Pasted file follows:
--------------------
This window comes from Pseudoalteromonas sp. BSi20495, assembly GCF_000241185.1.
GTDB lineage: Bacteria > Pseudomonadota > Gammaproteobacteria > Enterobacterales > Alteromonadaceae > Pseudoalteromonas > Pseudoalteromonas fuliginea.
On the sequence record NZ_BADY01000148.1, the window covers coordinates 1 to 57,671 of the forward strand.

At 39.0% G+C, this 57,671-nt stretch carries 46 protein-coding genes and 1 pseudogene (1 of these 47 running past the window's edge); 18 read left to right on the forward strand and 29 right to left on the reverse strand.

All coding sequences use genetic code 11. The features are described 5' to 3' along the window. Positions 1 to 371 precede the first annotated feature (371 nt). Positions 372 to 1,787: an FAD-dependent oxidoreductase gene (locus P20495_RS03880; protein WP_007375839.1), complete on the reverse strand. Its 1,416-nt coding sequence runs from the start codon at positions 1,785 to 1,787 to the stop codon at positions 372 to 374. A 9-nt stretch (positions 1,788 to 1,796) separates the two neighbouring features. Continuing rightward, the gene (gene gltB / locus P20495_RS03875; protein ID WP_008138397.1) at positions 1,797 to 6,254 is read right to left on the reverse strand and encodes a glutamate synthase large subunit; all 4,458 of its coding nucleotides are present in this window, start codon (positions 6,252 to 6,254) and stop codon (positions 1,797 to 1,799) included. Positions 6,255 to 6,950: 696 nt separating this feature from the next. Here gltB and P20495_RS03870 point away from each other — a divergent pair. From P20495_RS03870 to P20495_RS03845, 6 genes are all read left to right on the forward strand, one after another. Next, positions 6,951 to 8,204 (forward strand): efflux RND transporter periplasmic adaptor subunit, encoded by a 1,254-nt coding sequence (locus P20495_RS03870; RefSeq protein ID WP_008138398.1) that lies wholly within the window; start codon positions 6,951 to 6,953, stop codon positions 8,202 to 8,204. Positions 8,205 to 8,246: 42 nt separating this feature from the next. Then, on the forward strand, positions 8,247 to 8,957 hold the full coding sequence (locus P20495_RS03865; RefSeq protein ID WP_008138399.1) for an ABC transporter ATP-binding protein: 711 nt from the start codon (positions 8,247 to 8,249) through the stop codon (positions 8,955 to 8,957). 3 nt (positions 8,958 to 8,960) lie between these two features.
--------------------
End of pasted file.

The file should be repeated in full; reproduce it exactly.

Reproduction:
This window comes from Pseudoalteromonas sp. BSi20495, assembly GCF_000241185.1.
GTDB lineage: Bacteria > Pseudomonadota > Gammaproteobacteria > Enterobacterales > Alteromonadaceae > Pseudoalteromonas > Pseudoalteromonas fuliginea.
On the sequence record NZ_BADY01000148.1, the window covers coordinates 1 to 57,671 of the forward strand.

At 39.0% G+C, this 57,671-nt stretch carries 46 protein-coding genes and 1 pseudogene (1 of these 47 running past the window's edge); 18 read left to right on the forward strand and 29 right to left on the reverse strand.

All coding sequences use genetic code 11. The features are described 5' to 3' along the window. Positions 1 to 371 precede the first annotated feature (371 nt). Positions 372 to 1,787: an FAD-dependent oxidoreductase gene (locus P20495_RS03880; protein WP_007375839.1), complete on the reverse strand. Its 1,416-nt coding sequence runs from the start codon at positions 1,785 to 1,787 to the stop codon at positions 372 to 374. A 9-nt stretch (positions 1,788 to 1,796) separates the two neighbouring features. Continuing rightward, the gene (gene gltB / locus P20495_RS03875; protein ID WP_008138397.1) at positions 1,797 to 6,254 is read right to left on the reverse strand and encodes a glutamate synthase large subunit; all 4,458 of its coding nucleotides are present in this window, start codon (positions 6,252 to 6,254) and stop codon (positions 1,797 to 1,799) included. Positions 6,255 to 6,950: 696 nt separating this feature from the next. Here gltB and P20495_RS03870 point away from each other — a divergent pair. From P20495_RS03870 to P20495_RS03845, 6 genes are all read left to right on the forward strand, one after another. Next, positions 6,951 to 8,204 (forward strand): efflux RND transporter periplasmic adaptor subunit, encoded by a 1,254-nt coding sequence (locus P20495_RS03870; RefSeq protein ID WP_008138398.1) that lies wholly within the window; start codon positions 6,951 to 6,953, stop codon positions 8,202 to 8,204. Positions 8,205 to 8,246: 42 nt separating this feature from the next. Then, on the forward strand, positions 8,247 to 8,957 hold the full coding sequence (locus P20495_RS03865; RefSeq protein ID WP_008138399.1) for an ABC transporter ATP-binding protein: 711 nt from the start codon (positions 8,247 to 8,249) through the stop codon (positions 8,955 to 8,957). 3 nt (positions 8,958 to 8,960) lie between these two features.